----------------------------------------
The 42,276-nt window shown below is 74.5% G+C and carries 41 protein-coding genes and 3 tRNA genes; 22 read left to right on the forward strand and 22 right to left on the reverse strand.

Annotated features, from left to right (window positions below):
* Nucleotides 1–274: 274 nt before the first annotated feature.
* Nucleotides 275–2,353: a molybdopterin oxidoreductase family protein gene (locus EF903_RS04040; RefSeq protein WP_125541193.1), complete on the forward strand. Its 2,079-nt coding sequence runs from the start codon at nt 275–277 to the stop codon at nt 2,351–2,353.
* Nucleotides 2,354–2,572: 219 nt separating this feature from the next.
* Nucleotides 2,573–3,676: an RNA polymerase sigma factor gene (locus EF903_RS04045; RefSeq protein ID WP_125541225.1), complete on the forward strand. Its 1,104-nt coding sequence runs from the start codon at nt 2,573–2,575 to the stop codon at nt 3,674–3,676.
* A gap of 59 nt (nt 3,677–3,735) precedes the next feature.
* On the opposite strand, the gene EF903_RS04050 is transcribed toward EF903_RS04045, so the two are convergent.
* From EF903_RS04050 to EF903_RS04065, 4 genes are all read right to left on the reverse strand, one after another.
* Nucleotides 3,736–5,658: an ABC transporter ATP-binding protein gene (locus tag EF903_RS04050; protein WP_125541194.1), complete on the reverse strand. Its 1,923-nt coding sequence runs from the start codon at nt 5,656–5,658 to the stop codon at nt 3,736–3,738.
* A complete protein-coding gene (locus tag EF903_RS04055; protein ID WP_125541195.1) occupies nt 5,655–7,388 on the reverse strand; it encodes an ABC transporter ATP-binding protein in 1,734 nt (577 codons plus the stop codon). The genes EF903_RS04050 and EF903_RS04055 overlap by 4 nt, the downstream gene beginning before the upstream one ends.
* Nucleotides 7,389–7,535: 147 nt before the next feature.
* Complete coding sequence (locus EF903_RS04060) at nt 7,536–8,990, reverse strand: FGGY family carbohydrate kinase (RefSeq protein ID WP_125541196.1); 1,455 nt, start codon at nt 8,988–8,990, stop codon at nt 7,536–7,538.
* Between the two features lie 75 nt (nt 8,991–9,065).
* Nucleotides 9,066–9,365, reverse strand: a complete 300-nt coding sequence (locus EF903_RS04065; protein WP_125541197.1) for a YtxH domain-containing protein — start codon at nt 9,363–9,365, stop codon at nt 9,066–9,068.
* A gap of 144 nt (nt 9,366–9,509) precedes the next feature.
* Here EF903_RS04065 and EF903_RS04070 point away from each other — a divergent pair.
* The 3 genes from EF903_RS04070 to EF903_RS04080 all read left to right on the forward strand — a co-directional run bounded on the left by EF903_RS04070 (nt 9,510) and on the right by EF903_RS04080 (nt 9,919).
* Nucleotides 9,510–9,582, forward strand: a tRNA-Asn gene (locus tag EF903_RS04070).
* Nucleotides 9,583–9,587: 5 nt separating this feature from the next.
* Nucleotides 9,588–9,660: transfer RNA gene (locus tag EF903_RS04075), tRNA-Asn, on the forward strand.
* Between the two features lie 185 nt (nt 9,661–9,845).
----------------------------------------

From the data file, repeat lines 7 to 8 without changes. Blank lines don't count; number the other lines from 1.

* A gap of 59 nt (nt 3,677–3,735) precedes the next feature.
* On the opposite strand, the gene EF903_RS04050 is transcribed toward EF903_RS04045, so the two are convergent.